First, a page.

Plaintiff had resided at 1355 North Sandburg Terrace in Chicago since 1963. The building had three elevators. Plaintiff used the service elevator, as required by the building rules, when she walked her dog. She walked the dog at least once a day. On Friday, December 12, 1969, she entered the service elevator and rode to the first floor. Plaintiff testified that the elevator stopped completely, one inch below the floor level. As she lifted her foot to step out, the elevator jerked, her heel hit the first-floor landing, and she was pitched forward against the wall and door frame opposite the elevator.

Otis had entered into a contract with Rubloff and Sandburg Center to maintain the elevators at 1355 Sandburg Terrace. Otis also had designed, manufactured and installed the elevators. William Arbuthnot was the Otis elevator mechanic assigned to maintain the approximately 20 to 24 elevators in Sandburg Center, including the three at 1355 North Sandburg Terrace. In addition, he maintained the four elevators at the Ambassador Hotel. He was the only elevator maintenance man Otis had assigned to Sandburg Center on a full-time basis in 1969. His working hours were from 8 a.m. to 4:30 p.m. five days a week. If any problems arose after 4:30 p.m., Sandburg Center contacted the Otis office or answering service, which would then get in touch with Arbuthnot or the next available maintenance man to take care of them. Otis did not maintain an office in Sandburg Center.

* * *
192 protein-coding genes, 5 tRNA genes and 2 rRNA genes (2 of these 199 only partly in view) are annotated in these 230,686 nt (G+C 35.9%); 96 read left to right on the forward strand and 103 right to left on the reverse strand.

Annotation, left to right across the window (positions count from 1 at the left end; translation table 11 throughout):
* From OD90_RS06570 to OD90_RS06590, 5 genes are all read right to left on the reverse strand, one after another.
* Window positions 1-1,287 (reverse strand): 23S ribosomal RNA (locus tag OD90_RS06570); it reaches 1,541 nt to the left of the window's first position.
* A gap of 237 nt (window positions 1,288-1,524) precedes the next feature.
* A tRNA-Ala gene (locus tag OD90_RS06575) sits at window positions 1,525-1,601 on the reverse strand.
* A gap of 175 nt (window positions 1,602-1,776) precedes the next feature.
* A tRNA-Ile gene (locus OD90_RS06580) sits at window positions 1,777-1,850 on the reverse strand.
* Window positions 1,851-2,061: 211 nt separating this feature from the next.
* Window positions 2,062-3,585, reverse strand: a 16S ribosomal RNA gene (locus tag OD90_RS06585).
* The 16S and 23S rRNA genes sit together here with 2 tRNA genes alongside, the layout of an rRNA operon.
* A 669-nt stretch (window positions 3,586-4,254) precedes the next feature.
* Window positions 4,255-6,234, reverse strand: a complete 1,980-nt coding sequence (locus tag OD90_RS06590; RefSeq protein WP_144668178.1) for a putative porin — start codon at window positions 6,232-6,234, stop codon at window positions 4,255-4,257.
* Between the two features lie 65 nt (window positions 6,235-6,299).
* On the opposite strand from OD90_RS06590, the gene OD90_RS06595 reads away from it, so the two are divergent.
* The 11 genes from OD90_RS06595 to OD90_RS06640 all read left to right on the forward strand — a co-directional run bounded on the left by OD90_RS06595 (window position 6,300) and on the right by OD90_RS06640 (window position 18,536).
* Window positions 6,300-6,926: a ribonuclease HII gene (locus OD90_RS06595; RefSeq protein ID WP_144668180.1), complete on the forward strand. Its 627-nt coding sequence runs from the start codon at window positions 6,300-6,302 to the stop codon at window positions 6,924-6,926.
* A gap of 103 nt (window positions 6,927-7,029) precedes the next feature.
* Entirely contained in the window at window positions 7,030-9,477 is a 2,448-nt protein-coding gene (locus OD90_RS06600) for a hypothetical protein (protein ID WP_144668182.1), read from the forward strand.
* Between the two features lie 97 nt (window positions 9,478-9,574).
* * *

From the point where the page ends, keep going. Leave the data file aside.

Arbuthnot's duties under the full maintenance contract were to keep the elevators in good working condition. He performed preventive maintenance to ensure that malfunctions did not occur. Equipment was replaced before trouble developed. A full maintenance contract, as opposed to some other type of maintenance contract, covered the whole system as opposed to enumerated parts, grease and oil. Each morning Arbuthnot reported to the office of Joseph Downey, the operations manager at Sandburg Center, to see if there were any complaints. As a matter of routine, he performed maintenance on each of the elevators at 1355 Sandburg Terrace once a week. He used a check ...